It is surprising that mandatory digitisation that touches 160 million TV households or 800 million people in the country has not come under PM's scrutiny.
In the Independence Day speech and in ‘Mann ki Baat’ our PM talks of helping the poor, uplifting the economically weaker section, providing them opportunities for employment etc. and even making them a member of ‘TEAM INDIA’. In fact most of the government schemes like Jan Dhan Yojana and Jeevan Suraksha are aimed at including the millions of poor in the main fold of the country. It is surprising that mandatory digitization that touches 160 million TV households in the country has not come under PM’s scrutiny so far.
The very fact that 70% of the country’s population coming under a government scheme that forces them to spend Rs 1000 to 2000 for a set-top-box and pay 2 to 3 times more than existing analog service is something just not acceptable in a democratic country like India. Firstly, we don’t have the infrastructure and financial resources to carry out such a massive task to be completed within two years as stipulated in the main scheme and even in another two years extension that has been granted by the present government, and secondly it is unfair to expect 220 million households to accept such a scheme that benefits a few large international ‘Pay’ Broadcasters and fills only government coffers so that it can give them back, part of the booty in the form of subsidies through various schemes to gem popularity, part of which will go to some corrupt bureaucrats and politicians.
The bureaucrats who drafted the Digitisation policy have no clue of the ground realities and went completely by the directions given to them by some international broadcast groups. It is also worth noting that the regulator, ex TRAI chairman Late J.S. Sarma had declared publicly in March 2012 during the FICCI Frames that the stakeholders have told him that they would finish the task within less than 2 years time. Where are those stake holders today?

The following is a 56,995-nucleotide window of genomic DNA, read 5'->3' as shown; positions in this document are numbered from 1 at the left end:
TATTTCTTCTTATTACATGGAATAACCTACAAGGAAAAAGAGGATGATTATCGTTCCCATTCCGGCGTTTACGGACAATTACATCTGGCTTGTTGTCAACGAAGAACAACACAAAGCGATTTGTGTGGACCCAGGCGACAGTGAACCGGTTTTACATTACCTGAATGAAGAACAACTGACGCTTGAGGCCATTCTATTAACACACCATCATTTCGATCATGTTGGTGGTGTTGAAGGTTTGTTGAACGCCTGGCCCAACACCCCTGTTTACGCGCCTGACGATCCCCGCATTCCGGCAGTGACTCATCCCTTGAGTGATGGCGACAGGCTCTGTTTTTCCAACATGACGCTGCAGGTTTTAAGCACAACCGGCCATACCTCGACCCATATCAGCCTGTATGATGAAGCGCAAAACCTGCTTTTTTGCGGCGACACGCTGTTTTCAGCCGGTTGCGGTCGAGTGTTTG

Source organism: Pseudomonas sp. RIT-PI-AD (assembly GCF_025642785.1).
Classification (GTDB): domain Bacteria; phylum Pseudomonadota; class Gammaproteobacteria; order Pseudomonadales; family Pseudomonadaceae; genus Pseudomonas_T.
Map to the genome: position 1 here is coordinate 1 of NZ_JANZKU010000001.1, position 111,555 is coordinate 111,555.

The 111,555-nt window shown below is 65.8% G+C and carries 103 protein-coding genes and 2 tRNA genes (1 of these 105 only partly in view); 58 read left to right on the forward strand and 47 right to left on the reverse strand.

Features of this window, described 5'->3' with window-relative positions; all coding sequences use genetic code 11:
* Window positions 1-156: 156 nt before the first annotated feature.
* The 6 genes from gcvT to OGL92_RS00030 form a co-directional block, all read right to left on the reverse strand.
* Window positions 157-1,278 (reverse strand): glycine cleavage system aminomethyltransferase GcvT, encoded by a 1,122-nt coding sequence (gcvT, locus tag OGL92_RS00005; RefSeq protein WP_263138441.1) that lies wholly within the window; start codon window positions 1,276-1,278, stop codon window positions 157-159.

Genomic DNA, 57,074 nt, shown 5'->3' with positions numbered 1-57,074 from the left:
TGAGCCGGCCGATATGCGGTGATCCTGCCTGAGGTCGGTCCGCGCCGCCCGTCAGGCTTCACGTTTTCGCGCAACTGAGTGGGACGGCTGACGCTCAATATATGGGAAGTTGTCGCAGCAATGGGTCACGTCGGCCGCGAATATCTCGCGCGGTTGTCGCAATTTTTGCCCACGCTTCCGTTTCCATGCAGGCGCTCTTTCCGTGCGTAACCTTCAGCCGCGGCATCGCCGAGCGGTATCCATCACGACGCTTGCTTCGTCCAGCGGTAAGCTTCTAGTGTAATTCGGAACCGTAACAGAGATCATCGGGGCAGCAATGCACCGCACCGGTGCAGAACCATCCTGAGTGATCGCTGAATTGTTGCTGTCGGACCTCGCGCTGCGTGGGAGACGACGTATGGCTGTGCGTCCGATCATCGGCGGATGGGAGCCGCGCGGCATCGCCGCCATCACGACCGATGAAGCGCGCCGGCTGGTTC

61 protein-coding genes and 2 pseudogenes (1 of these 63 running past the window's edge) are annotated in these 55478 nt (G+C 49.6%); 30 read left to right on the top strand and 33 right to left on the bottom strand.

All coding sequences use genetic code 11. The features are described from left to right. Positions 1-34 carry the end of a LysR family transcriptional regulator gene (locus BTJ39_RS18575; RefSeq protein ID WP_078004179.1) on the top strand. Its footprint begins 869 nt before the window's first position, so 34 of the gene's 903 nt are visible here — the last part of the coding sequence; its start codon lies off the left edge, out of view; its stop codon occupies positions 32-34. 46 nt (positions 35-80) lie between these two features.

One wonders why the government is not taking any action against these stakeholders and the bureaucrats who drafted the policy for misleading and cheating the people of India for their personal gains and vested interest as all the policies have failed to achieve their objective and on the other hand, pushed the industry in to a terrible situation of uncertainty and chaos.
Mandatory Digitisation Thrust upon Private Industry and poor people
As more than four years have passed when mandatory Digitisation was thrust upon the people of India through an Ordinance, nothing has been achieved for the consumers as declared in the policy. The only gainers are the broadcasters who were involved in the policy making process and their associated MSOs and DTH operators. This needs to be investigated as in the present process, we will not achieve a total analogue switch off in a smooth manner, taking along all the existing subscribers even in the next ten years.
Taking example of other countries who have switched off analogue or in the process of doing so, it takes 6 to 12 years to do the task in a smooth manner that too on the government owned terrestrial television systems only and not in a privately owned industry. After all, it involves persuading millions of people to adopt the new technology and also helping the poor to do the same using subsidies worth billions of dollars like the Modi Government is doing for other schemes.